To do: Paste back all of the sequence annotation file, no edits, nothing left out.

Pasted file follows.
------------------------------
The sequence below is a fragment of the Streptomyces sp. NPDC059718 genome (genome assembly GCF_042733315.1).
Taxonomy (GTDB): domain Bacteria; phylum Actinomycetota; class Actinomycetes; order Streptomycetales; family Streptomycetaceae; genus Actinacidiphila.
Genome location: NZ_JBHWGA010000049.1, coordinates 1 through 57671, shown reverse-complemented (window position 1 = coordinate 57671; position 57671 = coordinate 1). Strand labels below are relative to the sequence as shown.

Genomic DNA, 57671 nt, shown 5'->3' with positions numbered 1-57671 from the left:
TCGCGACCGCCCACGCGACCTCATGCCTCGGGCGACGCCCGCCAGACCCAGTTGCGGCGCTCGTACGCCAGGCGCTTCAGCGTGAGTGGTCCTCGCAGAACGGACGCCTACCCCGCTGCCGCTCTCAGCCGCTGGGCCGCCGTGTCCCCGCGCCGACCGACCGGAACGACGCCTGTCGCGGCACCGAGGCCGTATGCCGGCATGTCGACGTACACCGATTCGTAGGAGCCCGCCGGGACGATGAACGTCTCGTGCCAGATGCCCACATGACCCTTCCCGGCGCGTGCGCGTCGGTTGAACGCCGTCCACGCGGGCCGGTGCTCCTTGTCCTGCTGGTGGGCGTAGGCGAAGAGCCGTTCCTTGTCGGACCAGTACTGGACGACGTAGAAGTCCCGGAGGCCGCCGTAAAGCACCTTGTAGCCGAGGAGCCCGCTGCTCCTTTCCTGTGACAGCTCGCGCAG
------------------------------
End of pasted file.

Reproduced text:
The sequence below is a fragment of the Streptomyces sp. NPDC059718 genome (genome assembly GCF_042733315.1).
Taxonomy (GTDB): domain Bacteria; phylum Actinomycetota; class Actinomycetes; order Streptomycetales; family Streptomycetaceae; genus Actinacidiphila.
Genome location: NZ_JBHWGA010000049.1, coordinates 1 through 57671, shown reverse-complemented (window position 1 = coordinate 57671; position 57671 = coordinate 1). Strand labels below are relative to the sequence as shown.

Genomic DNA, 57671 nt, shown 5'->3' with positions numbered 1-57671 from the left:
TCGCGACCGCCCACGCGACCTCATGCCTCGGGCGACGCCCGCCAGACCCAGTTGCGGCGCTCGTACGCCAGGCGCTTCAGCGTGAGTGGTCCTCGCAGAACGGACGCCTACCCCGCTGCCGCTCTCAGCCGCTGGGCCGCCGTGTCCCCGCGCCGACCGACCGGAACGACGCCTGTCGCGGCACCGAGGCCGTATGCCGGCATGTCGACGTACACCGATTCGTAGGAGCCCGCCGGGACGATGAACGTCTCGTGCCAGATGCCCACATGACCCTTCCCGGCGCGTGCGCGTCGGTTGAACGCCGTCCACGCGGGCCGGTGCTCCTTGTCCTGCTGGTGGGCGTAGGCGAAGAGCCGTTCCTTGTCGGACCAGTACTGGACGACGTAGAAGTCCCGGAGGCCGCCGTAAAGCACCTTGTAGCCGAGGAGCCCGCTGCTCCTTTCCTGTGACAGCTCGCGCAG